Sunday, November 19, 2006
Is that how we would translate "Danke schön" "Bitte schön"?
On a web log I visit regularly someone left a comment regarding the amount of power produced by West Virginia coal, oil, and natural gas. She ended with "So America, you're welcome for the energy!"
For? When did you're welcome change its syntactic properties? On another day I might not have noticed this preposition. But something caused me to pause and think "which would I have said, for or to?"
Once I paused to think about it my literal side cried out "to! It's to! But there's a part of me that hears 'for' as appropriate. I wonder how I would respond if someone said "you're welcome" and I didn't know why. I'd probably ask "for what?" just as easily as "why?" But does that transfer to hearing it as "you're welcome for X"?
In that structure I find a literal paraphrase only in "I support your entitlement: I say so in reference to X." But that's an unlikely intention.
"You're welcome" has now become a parallel directive to "thank you"--both of them taking the same preposition.
I wonder if this has something to do with the tendency of people to respond to a "thank you" by repeating a "thank you" instead of offering the assurance "you're welcome."
So the speech act is separated from the context or subjuct of the speech act--and the relative role of the locutor/hearer to that context. What used to be I thank your for your offering and You are welcome to my offering has now become You are thanked /(regarding/for this interaction) and the simply restated You are welcomed /(regarding/for this interaction).
The new meaning of this exchange is then "Irecipient approve of this event" and "Iagent approve of this event."
Saturday, November 18, 2006
NOUN: A large shrub or tree (Aesculus glabra) of the central United States, having compound leaves and yellowish-green flowers.
The American Heritage® Dictionary of the English Language, Fourth Edition. Copyright © 2000 by Houghton Mifflin Company.
...The wood...of the buckeye is soft.
The Columbia Electronic Encyclopedia Copyright © 2004, Columbia University Press.
Extremely strong and fierce, the wolverine hunts a wide variety of animals, and will drive animals larger than itself away from a kill. It has been known to attack nearly every animal except humans [like Troy Smith]. It robs traps of bait and victims and steals food supplies in camps; however, its reputation for gluttony is exaggerated [as it is apparently averse to devouring the nut of the Buckeye tree].
The Columbia Electronic Encyclopedia Copyright © 2004, Columbia University Press.
offered up by Wishydig at 22:37
Wednesday, November 15, 2006
When Chomsky decided to illustrate the separation of syntax from semantics he created a sentence that he believed could not have a sensible meaning.
Colorless green ideas sleep furiously.
Many introductory syntax courses continue to offer on this famous illustration. Many semantics courses are just as sure to point out that the semantics are in fact quite easy to expand. We look at a metaphorical use of 'colorless' meaning boring or insipid; we take 'green' to mean young or undeveloped; we think of 'ideas' as the exchange of plans and policies, and the attitudes towards them from various member of some committee; we use 'sleep' as a form of silence or dormancy--perhaps the time when the committee votes to table the issue; and we use furiously to indicate the seething emotions and the planning and plotting that the contentious factions in this tense conference room where people are making stupid suggestions and wasting time.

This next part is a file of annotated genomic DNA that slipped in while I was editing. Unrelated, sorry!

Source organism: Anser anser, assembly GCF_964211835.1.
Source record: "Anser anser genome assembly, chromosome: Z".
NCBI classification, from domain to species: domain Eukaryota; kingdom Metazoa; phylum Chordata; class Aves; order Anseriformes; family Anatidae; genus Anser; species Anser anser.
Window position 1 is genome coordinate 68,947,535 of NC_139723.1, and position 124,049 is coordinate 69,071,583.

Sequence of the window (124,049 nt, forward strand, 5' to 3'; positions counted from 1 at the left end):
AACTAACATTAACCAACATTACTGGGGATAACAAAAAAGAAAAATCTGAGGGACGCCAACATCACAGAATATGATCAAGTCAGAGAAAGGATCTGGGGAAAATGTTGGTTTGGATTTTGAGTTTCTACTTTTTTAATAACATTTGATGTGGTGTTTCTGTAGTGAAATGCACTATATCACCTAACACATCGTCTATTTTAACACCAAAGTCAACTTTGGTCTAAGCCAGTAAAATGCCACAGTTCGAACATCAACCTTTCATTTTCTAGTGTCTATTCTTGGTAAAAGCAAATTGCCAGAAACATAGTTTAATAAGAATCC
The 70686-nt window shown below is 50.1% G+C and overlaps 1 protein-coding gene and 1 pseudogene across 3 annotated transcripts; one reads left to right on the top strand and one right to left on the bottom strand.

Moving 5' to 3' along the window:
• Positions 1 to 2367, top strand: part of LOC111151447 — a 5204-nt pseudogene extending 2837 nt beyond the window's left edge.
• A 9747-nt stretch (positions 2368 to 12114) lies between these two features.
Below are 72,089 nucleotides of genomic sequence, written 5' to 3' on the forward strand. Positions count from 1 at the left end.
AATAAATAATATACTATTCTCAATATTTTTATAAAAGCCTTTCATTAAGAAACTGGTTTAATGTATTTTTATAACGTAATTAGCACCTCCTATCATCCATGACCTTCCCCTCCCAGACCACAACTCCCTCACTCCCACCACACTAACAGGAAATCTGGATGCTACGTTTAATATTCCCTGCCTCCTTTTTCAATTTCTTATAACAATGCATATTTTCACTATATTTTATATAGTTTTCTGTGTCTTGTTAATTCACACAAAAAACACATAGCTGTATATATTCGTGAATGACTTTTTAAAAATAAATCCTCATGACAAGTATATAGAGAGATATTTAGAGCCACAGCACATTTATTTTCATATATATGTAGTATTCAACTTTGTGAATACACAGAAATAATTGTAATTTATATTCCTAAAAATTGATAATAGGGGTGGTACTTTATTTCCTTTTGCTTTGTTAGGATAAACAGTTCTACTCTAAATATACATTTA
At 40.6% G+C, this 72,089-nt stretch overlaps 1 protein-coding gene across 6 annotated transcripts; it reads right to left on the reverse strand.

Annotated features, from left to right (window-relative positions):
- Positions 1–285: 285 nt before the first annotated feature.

But it makes his point. I like another form of separation from semantics. The paradox. There is a necessary schism between text and meaning in the following:
1. Don't do what this sentence is telling you to do.
2. Disagree with this sentence, okay.
3. This sentence is not meant for you.
The extension of "this" can be a sentence before or after the one that contains the word. If we read a haiku in class and I ask "So does this do a good job with the seventeen syllable limit?" I'm more likely asking about the poem and not the sentence while I'm speaking it. Or if I say "hey listen to this one-liner" I should probably say a second line. But if 'this' refers the sentence in which it's used we have an imposed semantic disconnect.
At least one crucial word in sentence 1 has no semantic extension: "what." I might even claim that "telling" has lost all rights to its claim because it functions in a sentence that has rendered the verb incapable. The sentence tells me something that cannot be--therefore it is not telling me anything. Since telling and not-telling cannot be the same thing there can be no semantic quality to the word. But now I'm realizing that I've paid too much attention to Beowulf this term and I've forgotten how to talk about semantics.
Some semantic textbooks are fond of the phrase "in all possible worlds." Is this like the mathematical employment of imaginary to label the square root of a negative number? We say it's imaginary because it can't exist--but by saying that it has a quality, imaginary, we've created an entity that can be defined, and therefore exists.